Current Research and Scholarly Interests My main research interest is in clinical and translational research related to cesarean delivery and labor analgesia as well as maternal-fetal pharmacokinetics and pharmacodynamics drug modeling.
Anne Lynn S. Chang, MD
Associate Professor of Dermatology at the Stanford University Medical Center
Current Research and Scholarly Interests I have two main research interests:
1) to better understand and treat patients with aggressive basal cell carcinomas
2) to better understand the genetic and epigenetic mechanisms of healthy human skin aging and to translate these insights into better care of skin diseases enriched in older patients particularly skin cancer and rosacea
Howard Y. Chang, MD, PhD
Virginia and D. K. Ludwig Professor of Cancer Genomics and of Genetics
Current Research and Scholarly Interests Our research is focused on how the activities of hundreds or even thousands of genes (gene parties) are coordinated to achieve biological meaning. We have pioneered methods to predict, dissect, and control large-scale gene regulatory programs; these methods have provided insights into human development, cancer, and aging.
Assistant Professor of Surgery (Pediatric Surgery) at the Stanford University Medical Center
Current Research and Scholarly Interests Dr. Chao's research focuses on preventing surgical diseases minimizing the impact of surgery. She works with the Asian Liver Center towards the global eradication of hepatitis B, the leading cause of liver cancer and liver disease globally. Dr. Chao helped launch the Jade Ribbon Campaign in 2001 to improve public and physician awareness about hepatitis B. Dr. Chao also serves as the Trauma Medical Director of LPCH and is interested in preventing pediatric traumatic injuries.
Assistant Professor of Anesthesiology, Perioperative and Pain Medicine (Pediatric) at the Stanford University Medical Center
Current Research and Scholarly Interests Dr. Char's research is focused on identifying and addressing ethical concerns associated with the implementation of next generation technologies like whole genome sequencing and its attendant technologies like machine learning to bedside clinical care.
Bertha Chen, MD
Professor of Obstetrics and Gynecology (Gynecology - Urogynecology) and, by courtesy, of Urology at the Stanford University Medical Center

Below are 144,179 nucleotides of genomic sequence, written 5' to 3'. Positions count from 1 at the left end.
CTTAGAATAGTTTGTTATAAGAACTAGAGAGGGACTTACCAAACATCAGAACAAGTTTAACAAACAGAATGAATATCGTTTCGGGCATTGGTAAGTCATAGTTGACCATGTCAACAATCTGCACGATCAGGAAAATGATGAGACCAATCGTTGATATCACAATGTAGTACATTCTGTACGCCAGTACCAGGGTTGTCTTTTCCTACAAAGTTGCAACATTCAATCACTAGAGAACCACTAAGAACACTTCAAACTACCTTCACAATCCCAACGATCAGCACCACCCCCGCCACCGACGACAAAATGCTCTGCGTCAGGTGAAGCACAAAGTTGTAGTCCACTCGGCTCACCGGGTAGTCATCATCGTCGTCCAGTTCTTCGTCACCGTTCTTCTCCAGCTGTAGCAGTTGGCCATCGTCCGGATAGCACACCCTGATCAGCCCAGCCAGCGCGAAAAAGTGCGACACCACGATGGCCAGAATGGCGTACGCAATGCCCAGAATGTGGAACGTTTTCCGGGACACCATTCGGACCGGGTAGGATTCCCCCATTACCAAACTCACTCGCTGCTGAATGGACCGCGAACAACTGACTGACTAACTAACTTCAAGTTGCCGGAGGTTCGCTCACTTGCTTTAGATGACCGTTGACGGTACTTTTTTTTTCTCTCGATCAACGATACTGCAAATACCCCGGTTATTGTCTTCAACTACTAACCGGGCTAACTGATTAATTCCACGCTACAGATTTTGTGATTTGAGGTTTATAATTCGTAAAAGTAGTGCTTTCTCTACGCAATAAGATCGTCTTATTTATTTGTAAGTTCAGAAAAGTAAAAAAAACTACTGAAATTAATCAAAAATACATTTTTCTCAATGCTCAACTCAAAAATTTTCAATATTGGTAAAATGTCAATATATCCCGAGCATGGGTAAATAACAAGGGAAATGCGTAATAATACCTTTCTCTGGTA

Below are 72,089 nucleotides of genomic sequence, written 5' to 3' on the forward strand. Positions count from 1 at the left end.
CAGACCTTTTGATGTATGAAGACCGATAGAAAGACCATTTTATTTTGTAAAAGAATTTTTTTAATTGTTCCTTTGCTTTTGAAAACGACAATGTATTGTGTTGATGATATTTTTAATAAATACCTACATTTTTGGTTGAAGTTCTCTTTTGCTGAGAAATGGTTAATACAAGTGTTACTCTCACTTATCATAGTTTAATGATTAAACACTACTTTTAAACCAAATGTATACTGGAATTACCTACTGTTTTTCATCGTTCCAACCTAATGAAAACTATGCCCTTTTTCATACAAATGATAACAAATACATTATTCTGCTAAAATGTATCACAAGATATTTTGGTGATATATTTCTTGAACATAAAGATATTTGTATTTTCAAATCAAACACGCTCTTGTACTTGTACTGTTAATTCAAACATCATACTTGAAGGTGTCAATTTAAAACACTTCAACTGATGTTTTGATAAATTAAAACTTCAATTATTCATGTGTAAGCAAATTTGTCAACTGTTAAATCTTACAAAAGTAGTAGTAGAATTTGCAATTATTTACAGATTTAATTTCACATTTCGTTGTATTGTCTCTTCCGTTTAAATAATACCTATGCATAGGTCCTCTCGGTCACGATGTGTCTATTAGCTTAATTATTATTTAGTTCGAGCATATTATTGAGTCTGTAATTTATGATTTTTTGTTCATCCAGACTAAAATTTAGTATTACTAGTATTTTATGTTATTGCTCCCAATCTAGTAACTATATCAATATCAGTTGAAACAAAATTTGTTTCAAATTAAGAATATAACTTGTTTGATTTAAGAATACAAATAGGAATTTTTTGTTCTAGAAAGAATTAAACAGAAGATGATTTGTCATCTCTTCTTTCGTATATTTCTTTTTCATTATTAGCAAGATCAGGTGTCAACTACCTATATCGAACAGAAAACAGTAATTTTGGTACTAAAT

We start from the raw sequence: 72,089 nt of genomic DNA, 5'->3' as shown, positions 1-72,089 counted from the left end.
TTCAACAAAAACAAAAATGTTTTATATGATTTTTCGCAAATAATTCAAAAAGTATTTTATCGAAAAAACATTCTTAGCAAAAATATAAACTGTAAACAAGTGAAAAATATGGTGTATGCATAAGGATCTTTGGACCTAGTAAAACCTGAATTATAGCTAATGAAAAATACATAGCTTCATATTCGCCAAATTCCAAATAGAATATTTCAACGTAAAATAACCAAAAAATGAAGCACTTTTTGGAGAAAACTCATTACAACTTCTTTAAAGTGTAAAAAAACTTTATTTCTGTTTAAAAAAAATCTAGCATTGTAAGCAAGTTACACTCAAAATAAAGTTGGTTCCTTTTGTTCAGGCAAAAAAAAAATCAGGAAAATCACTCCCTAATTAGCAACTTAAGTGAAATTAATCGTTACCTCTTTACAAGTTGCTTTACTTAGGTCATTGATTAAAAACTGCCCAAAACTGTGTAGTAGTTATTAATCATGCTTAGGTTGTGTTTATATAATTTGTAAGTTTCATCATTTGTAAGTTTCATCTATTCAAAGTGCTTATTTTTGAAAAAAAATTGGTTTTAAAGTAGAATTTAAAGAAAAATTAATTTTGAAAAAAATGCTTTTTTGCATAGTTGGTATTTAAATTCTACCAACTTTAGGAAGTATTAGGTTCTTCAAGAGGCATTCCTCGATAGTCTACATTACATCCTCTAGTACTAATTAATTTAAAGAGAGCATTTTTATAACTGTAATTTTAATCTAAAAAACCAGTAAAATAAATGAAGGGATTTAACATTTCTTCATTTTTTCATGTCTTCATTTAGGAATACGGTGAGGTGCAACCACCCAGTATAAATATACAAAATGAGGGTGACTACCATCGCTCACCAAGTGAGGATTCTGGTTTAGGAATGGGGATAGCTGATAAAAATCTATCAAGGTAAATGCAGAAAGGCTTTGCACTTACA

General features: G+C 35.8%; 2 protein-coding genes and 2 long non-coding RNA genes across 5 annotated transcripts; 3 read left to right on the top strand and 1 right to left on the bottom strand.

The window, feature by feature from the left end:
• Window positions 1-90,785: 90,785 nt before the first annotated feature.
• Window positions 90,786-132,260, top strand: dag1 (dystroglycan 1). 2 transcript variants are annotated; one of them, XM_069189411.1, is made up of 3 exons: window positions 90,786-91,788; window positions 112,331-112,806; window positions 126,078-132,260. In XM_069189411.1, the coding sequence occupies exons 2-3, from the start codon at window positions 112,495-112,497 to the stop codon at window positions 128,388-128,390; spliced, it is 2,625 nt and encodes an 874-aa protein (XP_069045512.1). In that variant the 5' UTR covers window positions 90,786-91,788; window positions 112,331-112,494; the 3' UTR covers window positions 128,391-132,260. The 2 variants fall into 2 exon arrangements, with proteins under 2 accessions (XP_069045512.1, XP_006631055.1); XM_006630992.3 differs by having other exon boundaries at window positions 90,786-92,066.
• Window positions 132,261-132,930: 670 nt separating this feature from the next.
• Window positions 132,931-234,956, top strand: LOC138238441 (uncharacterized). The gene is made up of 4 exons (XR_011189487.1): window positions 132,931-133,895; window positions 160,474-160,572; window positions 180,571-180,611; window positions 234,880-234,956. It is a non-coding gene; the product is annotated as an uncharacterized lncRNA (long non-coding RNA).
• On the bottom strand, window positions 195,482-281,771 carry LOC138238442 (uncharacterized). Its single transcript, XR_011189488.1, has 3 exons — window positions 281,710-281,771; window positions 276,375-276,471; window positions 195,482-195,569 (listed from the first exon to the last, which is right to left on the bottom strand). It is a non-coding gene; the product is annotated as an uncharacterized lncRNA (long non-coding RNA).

Current Research and Scholarly Interests Dr. Chen’s research examines the molecular causes of urinary incontinence and pelvic floor dysfunction. Recognizing that urinary incontinence linked to demise of smooth muscle sphincter function, she is investigating the potential use of stem cell regeneration to restore muscle capacity.
James K. Chen
Professor of Chemical and Systems Biology, of Developmental Biology and of Chemistry
Current Research and Scholarly Interests Our laboratory combines chemistry and developmental biology to investigate the molecular events that regulate embryonic patterning, tissue regeneration, and tumorigenesis. We are currently using genetic and small-molecule approaches to study the molecular mechanisms of Hedgehog signaling, and we are developing chemical technologies to perturb and observe the genetic programs that underlie vertebrate development.
Professor of Neurosurgery and of Psychiatry and Behavioral Sciences
Current Research and Scholarly Interests What distinguishes us humans from other animals is our ability to undergo complex behavior. The synapses are the structural connection between neurons that mediates the communication between neurons, which underlies our various cognitive function. My research program aims to understand the cellular and molecular mechanisms that underlie synapse function during behavior in the developing and mature brain, and how synapse function is altered during mental retardation.
Alan G. Cheng
Associate Professor of Otolaryngology - Head and Neck Surgery (Pediatrics) and, by courtesy, of Pediatrics
Current Research and Scholarly Interests Active Wnt signaling maintains somatic stem cells in many organ systems. Using Wnt target genes as markers, we have characterized distinct cell populations with stem cell behavior in the inner ear, an organ thought to be terminally differentiated. Ongoing work focuses on delineating the developing significance of these putative stem/progenitor cells and their behavior after damage.